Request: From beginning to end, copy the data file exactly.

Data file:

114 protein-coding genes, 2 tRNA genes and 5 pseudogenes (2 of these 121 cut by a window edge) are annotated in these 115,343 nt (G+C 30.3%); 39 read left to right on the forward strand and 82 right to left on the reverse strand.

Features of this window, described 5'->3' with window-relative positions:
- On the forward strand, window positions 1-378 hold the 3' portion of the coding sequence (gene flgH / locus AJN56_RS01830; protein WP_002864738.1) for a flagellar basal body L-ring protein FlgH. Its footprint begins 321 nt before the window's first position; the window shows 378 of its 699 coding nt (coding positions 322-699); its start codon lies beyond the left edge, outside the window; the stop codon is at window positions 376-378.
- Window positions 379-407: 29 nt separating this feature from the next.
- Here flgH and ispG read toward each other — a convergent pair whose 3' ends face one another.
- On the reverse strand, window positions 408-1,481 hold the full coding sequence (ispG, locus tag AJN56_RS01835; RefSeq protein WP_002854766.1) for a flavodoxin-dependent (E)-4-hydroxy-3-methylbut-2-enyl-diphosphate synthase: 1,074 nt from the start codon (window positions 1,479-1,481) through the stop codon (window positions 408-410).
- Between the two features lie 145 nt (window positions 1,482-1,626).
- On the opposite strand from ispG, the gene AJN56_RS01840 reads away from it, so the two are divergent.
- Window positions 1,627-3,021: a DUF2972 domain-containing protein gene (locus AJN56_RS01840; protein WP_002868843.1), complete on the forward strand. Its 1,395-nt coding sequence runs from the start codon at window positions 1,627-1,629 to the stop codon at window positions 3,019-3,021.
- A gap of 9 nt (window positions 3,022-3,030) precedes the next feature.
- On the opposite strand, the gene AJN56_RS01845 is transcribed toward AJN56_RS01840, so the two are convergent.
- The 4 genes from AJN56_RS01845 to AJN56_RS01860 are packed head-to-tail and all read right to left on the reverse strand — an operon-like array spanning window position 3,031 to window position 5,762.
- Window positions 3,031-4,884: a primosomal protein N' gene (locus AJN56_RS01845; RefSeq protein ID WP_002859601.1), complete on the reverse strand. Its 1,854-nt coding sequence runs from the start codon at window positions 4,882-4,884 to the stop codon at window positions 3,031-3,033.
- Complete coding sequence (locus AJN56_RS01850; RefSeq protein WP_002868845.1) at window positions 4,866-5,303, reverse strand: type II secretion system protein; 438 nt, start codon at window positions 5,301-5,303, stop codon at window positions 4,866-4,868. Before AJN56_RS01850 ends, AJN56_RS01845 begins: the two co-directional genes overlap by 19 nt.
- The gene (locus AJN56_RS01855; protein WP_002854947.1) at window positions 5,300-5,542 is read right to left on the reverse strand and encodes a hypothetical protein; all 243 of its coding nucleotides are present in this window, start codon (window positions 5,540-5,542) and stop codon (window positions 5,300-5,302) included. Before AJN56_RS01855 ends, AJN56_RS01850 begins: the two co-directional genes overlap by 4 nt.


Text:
114 protein-coding genes, 2 tRNA genes and 5 pseudogenes (2 of these 121 cut by a window edge) are annotated in these 115,343 nt (G+C 30.3%); 39 read left to right on the forward strand and 82 right to left on the reverse strand.

Features of this window, described 5'->3' with window-relative positions:
- On the forward strand, window positions 1-378 hold the 3' portion of the coding sequence (gene flgH / locus AJN56_RS01830; protein WP_002864738.1) for a flagellar basal body L-ring protein FlgH. Its footprint begins 321 nt before the window's first position; the window shows 378 of its 699 coding nt (coding positions 322-699); its start codon lies beyond the left edge, outside the window; the stop codon is at window positions 376-378.
- Window positions 379-407: 29 nt separating this feature from the next.
- Here flgH and ispG read toward each other — a convergent pair whose 3' ends face one another.
- On the reverse strand, window positions 408-1,481 hold the full coding sequence (ispG, locus tag AJN56_RS01835; RefSeq protein WP_002854766.1) for a flavodoxin-dependent (E)-4-hydroxy-3-methylbut-2-enyl-diphosphate synthase: 1,074 nt from the start codon (window positions 1,479-1,481) through the stop codon (window positions 408-410).
- Between the two features lie 145 nt (window positions 1,482-1,626).
- On the opposite strand from ispG, the gene AJN56_RS01840 reads away from it, so the two are divergent.
- Window positions 1,627-3,021: a DUF2972 domain-containing protein gene (locus AJN56_RS01840; protein WP_002868843.1), complete on the forward strand. Its 1,395-nt coding sequence runs from the start codon at window positions 1,627-1,629 to the stop codon at window positions 3,019-3,021.
- A gap of 9 nt (window positions 3,022-3,030) precedes the next feature.
- On the opposite strand, the gene AJN56_RS01845 is transcribed toward AJN56_RS01840, so the two are convergent.
- The 4 genes from AJN56_RS01845 to AJN56_RS01860 are packed head-to-tail and all read right to left on the reverse strand — an operon-like array spanning window position 3,031 to window position 5,762.
- Window positions 3,031-4,884: a primosomal protein N' gene (locus AJN56_RS01845; RefSeq protein ID WP_002859601.1), complete on the reverse strand. Its 1,854-nt coding sequence runs from the start codon at window positions 4,882-4,884 to the stop codon at window positions 3,031-3,033.
- Complete coding sequence (locus AJN56_RS01850; RefSeq protein WP_002868845.1) at window positions 4,866-5,303, reverse strand: type II secretion system protein; 438 nt, start codon at window positions 5,301-5,303, stop codon at window positions 4,866-4,868. Before AJN56_RS01850 ends, AJN56_RS01845 begins: the two co-directional genes overlap by 19 nt.
- The gene (locus AJN56_RS01855; protein WP_002854947.1) at window positions 5,300-5,542 is read right to left on the reverse strand and encodes a hypothetical protein; all 243 of its coding nucleotides are present in this window, start codon (window positions 5,540-5,542) and stop codon (window positions 5,300-5,302) included. Before AJN56_RS01855 ends, AJN56_RS01850 begins: the two co-directional genes overlap by 4 nt.